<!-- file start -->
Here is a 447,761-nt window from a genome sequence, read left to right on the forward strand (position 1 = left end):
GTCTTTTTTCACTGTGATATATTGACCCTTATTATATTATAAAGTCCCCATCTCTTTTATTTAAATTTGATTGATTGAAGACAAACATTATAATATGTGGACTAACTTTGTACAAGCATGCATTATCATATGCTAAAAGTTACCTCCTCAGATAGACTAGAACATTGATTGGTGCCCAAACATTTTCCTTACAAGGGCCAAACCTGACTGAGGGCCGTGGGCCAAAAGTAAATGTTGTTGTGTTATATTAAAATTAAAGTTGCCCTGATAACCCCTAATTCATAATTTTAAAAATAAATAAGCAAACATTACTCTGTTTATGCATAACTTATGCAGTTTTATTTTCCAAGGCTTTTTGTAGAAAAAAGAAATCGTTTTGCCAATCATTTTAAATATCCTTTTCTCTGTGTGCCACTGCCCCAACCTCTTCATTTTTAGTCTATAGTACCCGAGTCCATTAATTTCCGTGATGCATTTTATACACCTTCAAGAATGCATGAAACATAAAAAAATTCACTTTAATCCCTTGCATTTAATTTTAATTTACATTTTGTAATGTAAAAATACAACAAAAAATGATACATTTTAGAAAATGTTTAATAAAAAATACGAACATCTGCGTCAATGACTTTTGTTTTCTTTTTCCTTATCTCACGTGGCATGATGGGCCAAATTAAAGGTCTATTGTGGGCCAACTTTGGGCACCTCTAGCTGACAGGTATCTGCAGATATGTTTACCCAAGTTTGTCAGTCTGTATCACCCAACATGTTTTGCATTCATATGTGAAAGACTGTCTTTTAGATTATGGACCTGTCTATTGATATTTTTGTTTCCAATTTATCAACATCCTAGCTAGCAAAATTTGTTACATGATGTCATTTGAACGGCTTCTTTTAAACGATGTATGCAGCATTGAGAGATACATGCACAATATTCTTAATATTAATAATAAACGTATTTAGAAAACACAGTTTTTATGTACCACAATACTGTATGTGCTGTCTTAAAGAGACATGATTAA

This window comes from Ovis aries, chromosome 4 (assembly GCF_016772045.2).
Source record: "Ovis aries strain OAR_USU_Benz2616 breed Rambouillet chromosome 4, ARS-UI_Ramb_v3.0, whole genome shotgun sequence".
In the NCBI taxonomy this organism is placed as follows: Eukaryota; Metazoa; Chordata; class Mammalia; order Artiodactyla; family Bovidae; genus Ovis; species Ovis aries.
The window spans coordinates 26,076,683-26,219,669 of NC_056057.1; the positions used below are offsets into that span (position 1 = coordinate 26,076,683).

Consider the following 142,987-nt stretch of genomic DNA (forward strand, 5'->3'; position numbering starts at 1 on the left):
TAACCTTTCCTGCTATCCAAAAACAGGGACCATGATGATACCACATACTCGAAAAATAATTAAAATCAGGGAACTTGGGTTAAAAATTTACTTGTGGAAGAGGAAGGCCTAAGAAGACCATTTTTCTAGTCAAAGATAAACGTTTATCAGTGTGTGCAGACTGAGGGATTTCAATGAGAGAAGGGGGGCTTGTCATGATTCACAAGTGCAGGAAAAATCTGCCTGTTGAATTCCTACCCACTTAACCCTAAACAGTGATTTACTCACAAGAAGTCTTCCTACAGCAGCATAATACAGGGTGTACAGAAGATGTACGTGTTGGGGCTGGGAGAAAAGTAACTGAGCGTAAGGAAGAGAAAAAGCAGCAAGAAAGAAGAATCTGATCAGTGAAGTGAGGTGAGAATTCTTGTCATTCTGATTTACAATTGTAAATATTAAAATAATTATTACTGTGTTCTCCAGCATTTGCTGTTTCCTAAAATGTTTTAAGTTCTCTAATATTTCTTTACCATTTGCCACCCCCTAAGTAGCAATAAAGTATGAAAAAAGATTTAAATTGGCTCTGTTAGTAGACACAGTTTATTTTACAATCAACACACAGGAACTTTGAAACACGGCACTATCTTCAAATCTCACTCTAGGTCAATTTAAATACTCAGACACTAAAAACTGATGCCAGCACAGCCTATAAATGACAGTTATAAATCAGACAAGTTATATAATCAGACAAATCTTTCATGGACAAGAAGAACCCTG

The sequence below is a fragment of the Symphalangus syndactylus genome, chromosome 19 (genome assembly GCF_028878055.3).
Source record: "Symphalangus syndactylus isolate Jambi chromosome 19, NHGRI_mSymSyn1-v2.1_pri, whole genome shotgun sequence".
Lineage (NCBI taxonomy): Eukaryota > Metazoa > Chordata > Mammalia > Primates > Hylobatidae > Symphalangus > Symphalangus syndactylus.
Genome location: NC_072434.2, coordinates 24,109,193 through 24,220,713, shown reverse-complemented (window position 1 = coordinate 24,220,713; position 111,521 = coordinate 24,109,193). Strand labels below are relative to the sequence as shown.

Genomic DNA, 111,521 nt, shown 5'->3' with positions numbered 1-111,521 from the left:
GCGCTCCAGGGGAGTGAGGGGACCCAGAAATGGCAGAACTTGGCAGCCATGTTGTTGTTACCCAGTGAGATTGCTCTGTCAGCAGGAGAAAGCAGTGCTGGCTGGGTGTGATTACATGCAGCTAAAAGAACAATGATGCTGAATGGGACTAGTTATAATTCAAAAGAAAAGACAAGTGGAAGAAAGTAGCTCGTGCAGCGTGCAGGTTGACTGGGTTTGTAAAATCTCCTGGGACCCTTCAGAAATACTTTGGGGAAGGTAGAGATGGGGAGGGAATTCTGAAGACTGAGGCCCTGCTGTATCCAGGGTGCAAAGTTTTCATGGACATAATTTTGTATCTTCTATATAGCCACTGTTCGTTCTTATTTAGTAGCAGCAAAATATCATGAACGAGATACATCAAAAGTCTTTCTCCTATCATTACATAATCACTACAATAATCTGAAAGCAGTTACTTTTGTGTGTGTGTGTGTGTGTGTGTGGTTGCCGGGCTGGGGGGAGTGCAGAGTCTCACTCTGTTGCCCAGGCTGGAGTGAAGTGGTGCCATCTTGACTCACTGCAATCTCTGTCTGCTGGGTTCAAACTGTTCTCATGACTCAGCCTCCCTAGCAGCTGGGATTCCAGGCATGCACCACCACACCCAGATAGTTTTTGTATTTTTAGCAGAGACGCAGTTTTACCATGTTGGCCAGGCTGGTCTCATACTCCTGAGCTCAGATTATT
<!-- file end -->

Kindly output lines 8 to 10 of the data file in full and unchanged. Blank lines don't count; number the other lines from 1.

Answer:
TAACCTTTCCTGCTATCCAAAAACAGGGACCATGATGATACCACATACTCGAAAAATAATTAAAATCAGGGAACTTGGGTTAAAAATTTACTTGTGGAAGAGGAAGGCCTAAGAAGACCATTTTTCTAGTCAAAGATAAACGTTTATCAGTGTGTGCAGACTGAGGGATTTCAATGAGAGAAGGGGGGCTTGTCATGATTCACAAGTGCAGGAAAAATCTGCCTGTTGAATTCCTACCCACTTAACCCTAAACAGTGATTTACTCACAAGAAGTCTTCCTACAGCAGCATAATACAGGGTGTACAGAAGATGTACGTGTTGGGGCTGGGAGAAAAGTAACTGAGCGTAAGGAAGAGAAAAAGCAGCAAGAAAGAAGAATCTGATCAGTGAAGTGAGGTGAGAATTCTTGTCATTCTGATTTACAATTGTAAATATTAAAATAATTATTACTGTGTTCTCCAGCATTTGCTGTTTCCTAAAATGTTTTAAGTTCTCTAATATTTCTTTACCATTTGCCACCCCCTAAGTAGCAATAAAGTATGAAAAAAGATTTAAATTGGCTCTGTTAGTAGACACAGTTTATTTTACAATCAACACACAGGAACTTTGAAACACGGCACTATCTTCAAATCTCACTCTAGGTCAATTTAAATACTCAGACACTAAAAACTGATGCCAGCACAGCCTATAAATGACAGTTATAAATCAGACAAGTTATATAATCAGACAAATCTTTCATGGACAAGAAGAACCCTG

The sequence below is a fragment of the Symphalangus syndactylus genome, chromosome 19 (genome assembly GCF_028878055.3).
Source record: "Symphalangus syndactylus isolate Jambi chromosome 19, NHGRI_mSymSyn1-v2.1_pri, whole genome shotgun sequence".